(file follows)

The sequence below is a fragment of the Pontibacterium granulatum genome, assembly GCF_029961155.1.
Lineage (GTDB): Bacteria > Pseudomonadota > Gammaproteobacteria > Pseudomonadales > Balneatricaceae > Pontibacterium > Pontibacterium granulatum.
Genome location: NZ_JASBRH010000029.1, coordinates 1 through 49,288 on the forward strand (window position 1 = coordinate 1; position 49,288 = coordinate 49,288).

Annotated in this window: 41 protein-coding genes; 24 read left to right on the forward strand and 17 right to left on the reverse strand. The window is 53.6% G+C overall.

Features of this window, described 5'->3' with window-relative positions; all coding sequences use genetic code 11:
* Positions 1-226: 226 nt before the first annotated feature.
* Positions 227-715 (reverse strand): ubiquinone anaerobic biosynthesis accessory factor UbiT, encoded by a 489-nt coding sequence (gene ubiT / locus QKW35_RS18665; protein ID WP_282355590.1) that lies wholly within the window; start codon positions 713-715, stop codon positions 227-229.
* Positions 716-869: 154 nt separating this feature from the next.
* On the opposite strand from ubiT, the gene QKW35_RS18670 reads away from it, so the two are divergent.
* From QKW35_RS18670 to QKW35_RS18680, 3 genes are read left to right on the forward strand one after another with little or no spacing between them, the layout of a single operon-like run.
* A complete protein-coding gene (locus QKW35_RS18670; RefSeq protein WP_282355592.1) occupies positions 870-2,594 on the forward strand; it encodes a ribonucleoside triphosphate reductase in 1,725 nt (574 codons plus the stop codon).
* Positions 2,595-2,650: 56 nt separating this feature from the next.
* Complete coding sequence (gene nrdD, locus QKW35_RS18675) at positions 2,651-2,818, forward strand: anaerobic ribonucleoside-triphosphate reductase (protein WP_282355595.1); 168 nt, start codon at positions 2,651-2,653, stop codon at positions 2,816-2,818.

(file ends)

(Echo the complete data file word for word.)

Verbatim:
The sequence below is a fragment of the Pontibacterium granulatum genome, assembly GCF_029961155.1.
Lineage (GTDB): Bacteria > Pseudomonadota > Gammaproteobacteria > Pseudomonadales > Balneatricaceae > Pontibacterium > Pontibacterium granulatum.
Genome location: NZ_JASBRH010000029.1, coordinates 1 through 49,288 on the forward strand (window position 1 = coordinate 1; position 49,288 = coordinate 49,288).

Annotated in this window: 41 protein-coding genes; 24 read left to right on the forward strand and 17 right to left on the reverse strand. The window is 53.6% G+C overall.

Features of this window, described 5'->3' with window-relative positions; all coding sequences use genetic code 11:
* Positions 1-226: 226 nt before the first annotated feature.
* Positions 227-715 (reverse strand): ubiquinone anaerobic biosynthesis accessory factor UbiT, encoded by a 489-nt coding sequence (gene ubiT / locus QKW35_RS18665; protein ID WP_282355590.1) that lies wholly within the window; start codon positions 713-715, stop codon positions 227-229.
* Positions 716-869: 154 nt separating this feature from the next.
* On the opposite strand from ubiT, the gene QKW35_RS18670 reads away from it, so the two are divergent.
* From QKW35_RS18670 to QKW35_RS18680, 3 genes are read left to right on the forward strand one after another with little or no spacing between them, the layout of a single operon-like run.
* A complete protein-coding gene (locus QKW35_RS18670; RefSeq protein WP_282355592.1) occupies positions 870-2,594 on the forward strand; it encodes a ribonucleoside triphosphate reductase in 1,725 nt (574 codons plus the stop codon).
* Positions 2,595-2,650: 56 nt separating this feature from the next.
* Complete coding sequence (gene nrdD, locus QKW35_RS18675) at positions 2,651-2,818, forward strand: anaerobic ribonucleoside-triphosphate reductase (protein WP_282355595.1); 168 nt, start codon at positions 2,651-2,653, stop codon at positions 2,816-2,818.